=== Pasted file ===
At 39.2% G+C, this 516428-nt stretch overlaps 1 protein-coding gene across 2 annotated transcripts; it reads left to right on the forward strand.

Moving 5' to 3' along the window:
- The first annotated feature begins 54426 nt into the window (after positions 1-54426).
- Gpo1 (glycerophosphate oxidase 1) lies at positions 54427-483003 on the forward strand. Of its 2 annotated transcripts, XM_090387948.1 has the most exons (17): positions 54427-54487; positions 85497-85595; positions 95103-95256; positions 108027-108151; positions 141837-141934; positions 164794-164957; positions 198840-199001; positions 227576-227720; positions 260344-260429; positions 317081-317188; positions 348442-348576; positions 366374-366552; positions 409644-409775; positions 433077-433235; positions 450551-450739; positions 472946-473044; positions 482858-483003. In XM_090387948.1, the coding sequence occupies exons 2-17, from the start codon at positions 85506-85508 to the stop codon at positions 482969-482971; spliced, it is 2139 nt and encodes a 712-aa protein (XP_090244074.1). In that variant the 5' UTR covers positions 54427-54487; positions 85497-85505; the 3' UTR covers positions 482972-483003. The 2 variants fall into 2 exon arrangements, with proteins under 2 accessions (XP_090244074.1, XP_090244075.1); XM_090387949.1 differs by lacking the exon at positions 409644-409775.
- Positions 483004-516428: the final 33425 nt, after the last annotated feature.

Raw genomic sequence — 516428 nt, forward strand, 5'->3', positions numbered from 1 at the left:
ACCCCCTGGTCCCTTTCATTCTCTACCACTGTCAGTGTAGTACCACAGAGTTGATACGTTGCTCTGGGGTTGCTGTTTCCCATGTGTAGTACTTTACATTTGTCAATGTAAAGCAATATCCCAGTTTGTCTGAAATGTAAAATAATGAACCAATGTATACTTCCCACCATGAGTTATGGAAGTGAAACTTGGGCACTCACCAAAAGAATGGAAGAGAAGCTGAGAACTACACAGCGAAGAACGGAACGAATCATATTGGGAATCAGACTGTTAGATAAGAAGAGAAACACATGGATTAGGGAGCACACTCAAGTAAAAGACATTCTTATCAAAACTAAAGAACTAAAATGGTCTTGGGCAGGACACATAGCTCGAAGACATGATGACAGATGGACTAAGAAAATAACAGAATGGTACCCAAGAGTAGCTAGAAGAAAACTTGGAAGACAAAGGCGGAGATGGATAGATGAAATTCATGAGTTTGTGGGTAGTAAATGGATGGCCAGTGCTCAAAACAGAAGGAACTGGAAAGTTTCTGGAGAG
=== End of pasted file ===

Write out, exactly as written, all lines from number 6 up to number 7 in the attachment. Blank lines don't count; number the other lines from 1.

Raw genomic sequence — 516428 nt, forward strand, 5'->3', positions numbered from 1 at the left:
ACCCCCTGGTCCCTTTCATTCTCTACCACTGTCAGTGTAGTACCACAGAGTTGATACGTTGCTCTGGGGTTGCTGTTTCCCATGTGTAGTACTTTACATTTGTCAATGTAAAGCAATATCCCAGTTTGTCTGAAATGTAAAATAATGAACCAATGTATACTTCCCACCATGAGTTATGGAAGTGAAACTTGGGCACTCACCAAAAGAATGGAAGAGAAGCTGAGAACTACACAGCGAAGAACGGAACGAATCATATTGGGAATCAGACTGTTAGATAAGAAGAGAAACACATGGATTAGGGAGCACACTCAAGTAAAAGACATTCTTATCAAAACTAAAGAACTAAAATGGTCTTGGGCAGGACACATAGCTCGAAGACATGATGACAGATGGACTAAGAAAATAACAGAATGGTACCCAAGAGTAGCTAGAAGAAAACTTGGAAGACAAAGGCGGAGATGGATAGATGAAATTCATGAGTTTGTGGGTAGTAAATGGATGGCCAGTGCTCAAAACAGAAGGAACTGGAAAGTTTCTGGAGAG